Punishing Cuba has fallen out of favor with the U.S. public. In every Gallup Poll from 1999 to 2009, the last time the question was asked, a majority of Americans favored normal diplomatic relations between the U.S. and Cuba.
Travel eased
The administration will make it easier for people to go there under any of 12 exceptions in the current law, including for family visits, education, research, journalism, professional meetings, religious activity, athletic competitions, information transmission and export transactions, officials said. Purely touristic travel will still be against the law unless Congress acts to lift the embargo
Those who do get to Cuba will be able to use credit and debit cards in Cuba and Americans will be able to legally bring home up to $100 in previously illegal Cuban cigars.
U.S. companies will be permitted to export to Cuba telecommunications equipment, agricultural commodities, construction supplies and materials for small businesses. U.S. financial institutions will be allowed to open accounts with Cuban banks.
Financial transactions
Limits on Cuban-Americans’ remittances to relatives in their homeland will jump to $8,000 from $2,000 annually. U.S. companies will be permitted to export an expansive list of goods including building materials and allowed to build telecommunications infrastructure on the island.
Exports will mainly be permitted to Cuba’s emerging private sector, including residential goods and equipment for small businesses and agriculture, an official said.
The president also ordered the State Department to review Cuba’s designation as a state sponsor of terrorism. Cuba has been listed as a terrorism sponsor since 1982, the official said.
Cuba also agreed to allow greater Internet access for its citizens and easier telecommunications with the United States.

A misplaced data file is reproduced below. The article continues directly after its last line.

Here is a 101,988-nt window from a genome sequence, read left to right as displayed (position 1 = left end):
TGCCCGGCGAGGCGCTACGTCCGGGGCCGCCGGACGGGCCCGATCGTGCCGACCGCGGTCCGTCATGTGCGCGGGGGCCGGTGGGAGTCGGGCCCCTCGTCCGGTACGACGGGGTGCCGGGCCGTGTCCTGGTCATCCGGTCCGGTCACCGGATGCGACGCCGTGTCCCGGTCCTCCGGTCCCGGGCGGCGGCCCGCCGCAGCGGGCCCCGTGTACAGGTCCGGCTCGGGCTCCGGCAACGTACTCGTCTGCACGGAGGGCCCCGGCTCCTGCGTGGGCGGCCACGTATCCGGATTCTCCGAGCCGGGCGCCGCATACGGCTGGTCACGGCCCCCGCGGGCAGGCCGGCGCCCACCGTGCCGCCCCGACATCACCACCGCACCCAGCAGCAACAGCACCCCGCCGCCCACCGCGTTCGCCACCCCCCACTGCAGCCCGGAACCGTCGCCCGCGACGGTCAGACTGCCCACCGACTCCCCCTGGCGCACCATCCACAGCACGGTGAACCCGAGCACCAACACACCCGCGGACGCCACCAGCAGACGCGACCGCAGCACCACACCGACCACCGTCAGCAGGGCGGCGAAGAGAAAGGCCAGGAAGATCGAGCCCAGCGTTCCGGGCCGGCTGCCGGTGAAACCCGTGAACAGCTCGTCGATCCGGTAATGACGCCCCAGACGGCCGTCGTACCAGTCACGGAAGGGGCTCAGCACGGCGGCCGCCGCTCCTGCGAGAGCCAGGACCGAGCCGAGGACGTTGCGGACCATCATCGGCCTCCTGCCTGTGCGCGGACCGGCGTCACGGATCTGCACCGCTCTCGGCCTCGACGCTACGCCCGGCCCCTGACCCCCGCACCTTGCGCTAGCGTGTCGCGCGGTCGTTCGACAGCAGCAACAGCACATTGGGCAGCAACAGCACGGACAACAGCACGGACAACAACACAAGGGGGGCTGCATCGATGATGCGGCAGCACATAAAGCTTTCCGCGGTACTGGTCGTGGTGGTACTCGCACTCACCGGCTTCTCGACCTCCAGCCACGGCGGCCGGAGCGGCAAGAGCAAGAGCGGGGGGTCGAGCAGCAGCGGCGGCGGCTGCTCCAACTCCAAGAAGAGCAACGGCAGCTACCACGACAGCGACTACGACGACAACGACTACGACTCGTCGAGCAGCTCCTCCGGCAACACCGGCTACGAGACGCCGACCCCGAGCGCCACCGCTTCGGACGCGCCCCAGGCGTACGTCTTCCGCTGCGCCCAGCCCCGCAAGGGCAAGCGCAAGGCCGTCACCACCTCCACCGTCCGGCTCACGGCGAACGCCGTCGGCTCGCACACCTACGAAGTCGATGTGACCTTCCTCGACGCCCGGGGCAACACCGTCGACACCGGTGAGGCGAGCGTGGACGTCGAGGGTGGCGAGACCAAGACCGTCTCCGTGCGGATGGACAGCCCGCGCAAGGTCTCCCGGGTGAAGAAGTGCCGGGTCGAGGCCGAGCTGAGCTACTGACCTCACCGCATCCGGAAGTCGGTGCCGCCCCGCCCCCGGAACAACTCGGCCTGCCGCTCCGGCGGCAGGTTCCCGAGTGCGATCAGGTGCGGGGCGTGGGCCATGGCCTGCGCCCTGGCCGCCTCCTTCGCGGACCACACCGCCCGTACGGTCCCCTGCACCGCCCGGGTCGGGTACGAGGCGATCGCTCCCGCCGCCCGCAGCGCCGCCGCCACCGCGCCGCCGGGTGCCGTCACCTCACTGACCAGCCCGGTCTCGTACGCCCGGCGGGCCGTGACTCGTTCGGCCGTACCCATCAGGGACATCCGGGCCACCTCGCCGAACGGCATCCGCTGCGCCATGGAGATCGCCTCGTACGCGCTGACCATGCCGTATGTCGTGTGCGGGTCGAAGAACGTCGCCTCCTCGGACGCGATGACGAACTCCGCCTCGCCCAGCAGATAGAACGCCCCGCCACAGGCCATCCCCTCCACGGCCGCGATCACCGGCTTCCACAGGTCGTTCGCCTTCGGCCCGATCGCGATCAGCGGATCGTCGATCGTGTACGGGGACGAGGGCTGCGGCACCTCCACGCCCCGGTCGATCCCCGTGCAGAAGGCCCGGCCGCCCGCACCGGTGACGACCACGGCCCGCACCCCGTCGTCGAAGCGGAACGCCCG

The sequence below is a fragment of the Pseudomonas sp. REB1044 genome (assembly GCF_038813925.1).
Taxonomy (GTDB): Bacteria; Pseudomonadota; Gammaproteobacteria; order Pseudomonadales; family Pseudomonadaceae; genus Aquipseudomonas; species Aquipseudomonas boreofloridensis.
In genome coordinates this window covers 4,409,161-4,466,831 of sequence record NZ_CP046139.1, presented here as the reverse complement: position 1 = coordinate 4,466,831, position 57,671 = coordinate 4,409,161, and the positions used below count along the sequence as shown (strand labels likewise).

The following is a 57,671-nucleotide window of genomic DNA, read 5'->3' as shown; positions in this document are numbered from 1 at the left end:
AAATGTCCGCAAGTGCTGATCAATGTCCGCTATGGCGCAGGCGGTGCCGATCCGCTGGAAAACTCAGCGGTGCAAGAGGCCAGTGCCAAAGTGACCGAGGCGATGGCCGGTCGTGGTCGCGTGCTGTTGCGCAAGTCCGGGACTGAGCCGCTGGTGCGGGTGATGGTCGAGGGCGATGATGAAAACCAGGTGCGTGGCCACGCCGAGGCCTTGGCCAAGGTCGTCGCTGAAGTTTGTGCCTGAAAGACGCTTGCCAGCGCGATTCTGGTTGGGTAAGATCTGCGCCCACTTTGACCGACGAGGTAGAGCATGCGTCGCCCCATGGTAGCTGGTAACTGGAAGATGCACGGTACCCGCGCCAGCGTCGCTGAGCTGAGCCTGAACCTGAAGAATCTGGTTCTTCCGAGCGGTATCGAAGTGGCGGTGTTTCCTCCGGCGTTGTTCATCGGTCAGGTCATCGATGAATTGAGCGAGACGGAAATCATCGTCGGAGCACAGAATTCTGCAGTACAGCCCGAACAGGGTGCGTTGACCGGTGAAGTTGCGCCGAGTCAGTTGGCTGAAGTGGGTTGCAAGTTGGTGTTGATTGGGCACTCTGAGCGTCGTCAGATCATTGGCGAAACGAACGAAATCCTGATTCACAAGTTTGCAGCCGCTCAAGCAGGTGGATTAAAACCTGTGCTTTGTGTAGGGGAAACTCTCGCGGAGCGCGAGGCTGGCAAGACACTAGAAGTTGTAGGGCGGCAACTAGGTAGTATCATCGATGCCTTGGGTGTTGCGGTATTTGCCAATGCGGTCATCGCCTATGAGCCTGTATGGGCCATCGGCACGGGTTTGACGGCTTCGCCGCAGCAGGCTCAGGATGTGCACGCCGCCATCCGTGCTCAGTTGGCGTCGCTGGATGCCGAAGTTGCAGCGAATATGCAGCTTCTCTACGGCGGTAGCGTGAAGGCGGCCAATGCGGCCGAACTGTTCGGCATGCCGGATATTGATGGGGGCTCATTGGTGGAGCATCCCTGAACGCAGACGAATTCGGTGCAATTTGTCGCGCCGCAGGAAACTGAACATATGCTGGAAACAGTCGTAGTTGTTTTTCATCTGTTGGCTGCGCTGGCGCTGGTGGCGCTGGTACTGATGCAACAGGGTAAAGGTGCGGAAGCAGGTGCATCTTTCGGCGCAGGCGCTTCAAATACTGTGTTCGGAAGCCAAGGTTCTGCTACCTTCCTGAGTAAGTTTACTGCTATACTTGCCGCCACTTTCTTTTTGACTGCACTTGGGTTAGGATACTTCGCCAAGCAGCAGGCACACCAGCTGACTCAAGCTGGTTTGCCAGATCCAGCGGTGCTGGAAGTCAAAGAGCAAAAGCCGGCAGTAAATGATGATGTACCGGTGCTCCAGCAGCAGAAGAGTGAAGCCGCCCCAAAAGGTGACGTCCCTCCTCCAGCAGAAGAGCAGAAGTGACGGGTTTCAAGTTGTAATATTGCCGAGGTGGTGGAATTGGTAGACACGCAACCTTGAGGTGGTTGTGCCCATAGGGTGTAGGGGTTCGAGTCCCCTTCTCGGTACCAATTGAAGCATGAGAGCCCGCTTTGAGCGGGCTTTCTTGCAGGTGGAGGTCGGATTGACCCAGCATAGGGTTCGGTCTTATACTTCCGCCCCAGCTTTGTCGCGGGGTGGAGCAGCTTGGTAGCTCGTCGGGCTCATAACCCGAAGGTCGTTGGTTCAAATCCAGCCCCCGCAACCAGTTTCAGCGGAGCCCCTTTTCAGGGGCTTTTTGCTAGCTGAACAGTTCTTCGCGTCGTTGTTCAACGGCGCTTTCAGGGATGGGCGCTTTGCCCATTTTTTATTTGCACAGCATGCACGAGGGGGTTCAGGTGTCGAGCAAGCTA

The U.S. and Cuba will begin a series of high-level visits between the governments as they negotiate normalization of relations with a visit to Havana in January by an assistant secretary of state for talks on migration policy.
Cuba visit
Obama wouldn’t rule out making a visit to Cuba sometime in the future. “I don’t have any current plans to visit Cuba,” he said in the ABC interview. “Let’s see how things evolve.”
White House press secretary Josh Earnest said presidents routinely stop in countries with which the U.S. has “fundamental” disagreements, citing recent trips by Obama to China and Myanmar.
The pope’s role in the talks included sending a letter to Castro and Obama, urging them to resolve the dispute over Gross and to pursue closer relations. An official said the request from the Pope was rare and came shortly after a meeting Obama had with Francis at the Vatican earlier this year.
The Vatican hosted delegations from the two countries for talks, though most of the meetings were held in Canada, an administration official said.
Return to U.S.
Gross, a 65-year-old American, left Cuba on a U.S. government plane this morning and landed at Andrews Air Force Base outside Washington shortly before Obama spoke. The three Cuban agents were returned to their country this morning, an administration official said.
Gross was arrested by Cuban officials while working to expand Internet access for Havana’s Jewish community. He was accused of undermining the Cuban state and in December 2009 was sentenced to 15 years in prison.
The U.S. isolation of Cuba has endured in part because of the influence of the Cuban-American exile community in Florida, a crucial swing state in national elections. But support for the embargo has waned among younger Cuban-Americans, even as opposition to the Castro regime remains.
Trade with Cuba has been severely restricted for half a century due to a Cold War freeze. The U.S. hasn’t had normal diplomatic relations with Cuba since 1961. The two countries had no diplomatic relations until 1977. Since then, the U.S. has been represented by an interests section within the Switzerland’s embassy to Cuba.
Bay of Pigs
Under President John F. Kennedy, the Central Intelligence Agency backed a failed armed invasion of the island at the Bay of Pigs, along with repeated attempts to assassinate Cuban President Fidel Castro, Raul’s older brother.
The U.S. has maintained an embargo on most trade with the island, a policy that periodically has come under pressure from American business interests that see potential profit there. The World Bank, citing 2011 data, pegs the island’s gross domestic product at more than $68 billion -- about what the U.S. produced that year in a day and a half, according to data compiled by Bloomberg.
Under Raul Castro, who took over from Fidel Castro as acting president in 2006 and succeeded him two years later, the Marxist nation has taken tentative steps away from central planning. In July, Cuba lowered its economic growth forecast for this year to 1.4 percent.
Earlier this week, Moody’s said the economy on the island about 90 miles off the coast of Florida was slowing, citing “decreased reform momentum.”